While drinking plenty of water is critical to life, health and healing, simply submerging your body in water (i.e., a pool) opens up opportunities for relief and fitness for those who otherwise may have difficulty exercising.
This is especially important for aging adults and those with chronic conditions, said Denver physical therapist Patrick Donovan.
“When our bodies are submerged in water, such as in a pool, we become lighter,” said Dr. Donovan, owner of Heather Lane Physical Therapy in Denver. “This lightness, coupled with the natural resistance water places on movement, makes water exercise ideal for people who deal with issues related to strength, balance, sore joints, pain, and even chronic conditions like arthritis and osteoporosis.”
The buoyancy of waist-deep water can support about half our body weight, while neck-deep water can reduce body weight by up to 90 percent. Such reduction in weight and impact on the joints can help people who experience difficulty standing, balancing and exercising on land to move more freely – and often with less pain.
In addition, water offers 12 times the resistance of the air around us. Because of this added resistance, movement and exercise while submerged in a pool helps build overall strength and stability in the body. “This makes pool exercise ideal for the aging adult whose goal is to maintain a strong, stable and healthy body, ensuring they’re able to keep up with their active lifestyles outside the pool,” Dr. Donovan said. “A warm pool can both soothe muscles and joints to keep you strong and in optimal health.”
One study published in Medicine & Science in Sports & Exercise showed that older women who regularly participated in a pool-based exercise program performed better in daily tasks than others who exercised similarly on land. The women in the study improved their walking speed by 16 percent, their agility by 20 percent, and their ability to walk stairs by 22 percent.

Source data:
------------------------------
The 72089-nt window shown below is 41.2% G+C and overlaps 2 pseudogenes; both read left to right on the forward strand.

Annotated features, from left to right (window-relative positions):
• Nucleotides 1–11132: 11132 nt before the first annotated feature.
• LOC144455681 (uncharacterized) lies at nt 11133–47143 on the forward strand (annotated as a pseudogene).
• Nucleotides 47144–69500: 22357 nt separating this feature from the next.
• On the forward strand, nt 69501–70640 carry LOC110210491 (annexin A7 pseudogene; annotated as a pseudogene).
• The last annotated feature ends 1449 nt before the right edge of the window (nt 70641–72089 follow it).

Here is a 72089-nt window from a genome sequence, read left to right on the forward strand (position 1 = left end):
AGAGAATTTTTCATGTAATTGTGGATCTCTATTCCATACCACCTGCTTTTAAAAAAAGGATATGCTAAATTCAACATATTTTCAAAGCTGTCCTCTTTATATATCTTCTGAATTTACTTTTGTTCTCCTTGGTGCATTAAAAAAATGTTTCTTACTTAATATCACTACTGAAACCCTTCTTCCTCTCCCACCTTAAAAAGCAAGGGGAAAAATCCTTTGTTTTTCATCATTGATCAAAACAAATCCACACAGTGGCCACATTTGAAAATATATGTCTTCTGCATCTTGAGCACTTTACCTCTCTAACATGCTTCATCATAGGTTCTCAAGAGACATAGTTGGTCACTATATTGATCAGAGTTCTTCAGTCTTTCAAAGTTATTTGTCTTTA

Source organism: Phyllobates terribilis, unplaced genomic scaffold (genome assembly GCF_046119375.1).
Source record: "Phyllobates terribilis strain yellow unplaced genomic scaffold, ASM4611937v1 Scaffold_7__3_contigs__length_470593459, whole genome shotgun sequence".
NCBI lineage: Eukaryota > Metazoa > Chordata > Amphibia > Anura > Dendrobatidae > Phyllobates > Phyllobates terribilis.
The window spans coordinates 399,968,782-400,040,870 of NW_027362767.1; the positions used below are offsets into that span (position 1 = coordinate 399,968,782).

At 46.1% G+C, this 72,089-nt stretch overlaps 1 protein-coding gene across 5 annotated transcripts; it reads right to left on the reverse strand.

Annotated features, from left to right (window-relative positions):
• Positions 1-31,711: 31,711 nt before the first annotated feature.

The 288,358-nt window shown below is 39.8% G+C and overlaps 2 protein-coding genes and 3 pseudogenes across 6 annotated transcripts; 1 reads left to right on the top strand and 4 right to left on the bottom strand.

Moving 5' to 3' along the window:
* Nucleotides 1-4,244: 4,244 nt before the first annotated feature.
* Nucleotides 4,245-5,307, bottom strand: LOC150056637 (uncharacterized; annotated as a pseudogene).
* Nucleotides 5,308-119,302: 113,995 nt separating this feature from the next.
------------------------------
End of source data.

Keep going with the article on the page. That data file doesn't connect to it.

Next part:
According to Dr. Donovan, even when people suffer from common chronic diseases like arthritis and osteoporosis, water exercise can help improve the use of affected joints while decreasing overall pain.
“Aquatic exercise also applies to people recovering from injury or surgery,” Dr. Donovan said. “With the guidance of a physical therapist, the pool can be an effective rehabilitative tool for helping people recover while improving strength, confidence and function.”
Those who feel pool exercise or aquatic therapy may help them improve fitness levels or overall functional abilities should first contact their physical therapist for professional guidance. A physical therapist, like Dr. Donovan, can help identify your greatest weaknesses and needs, then determine if a pool fitness plan is right for your needs and personal goals.
The information provided on this site is intended for your general knowledge only and is not a substitute for professional medical advice or treatment for specific medical conditions. You should not use this information to diagnose or treat a health problem or disease without consulting with Heather Lane Physical Therapy or another qualified healthcare provider.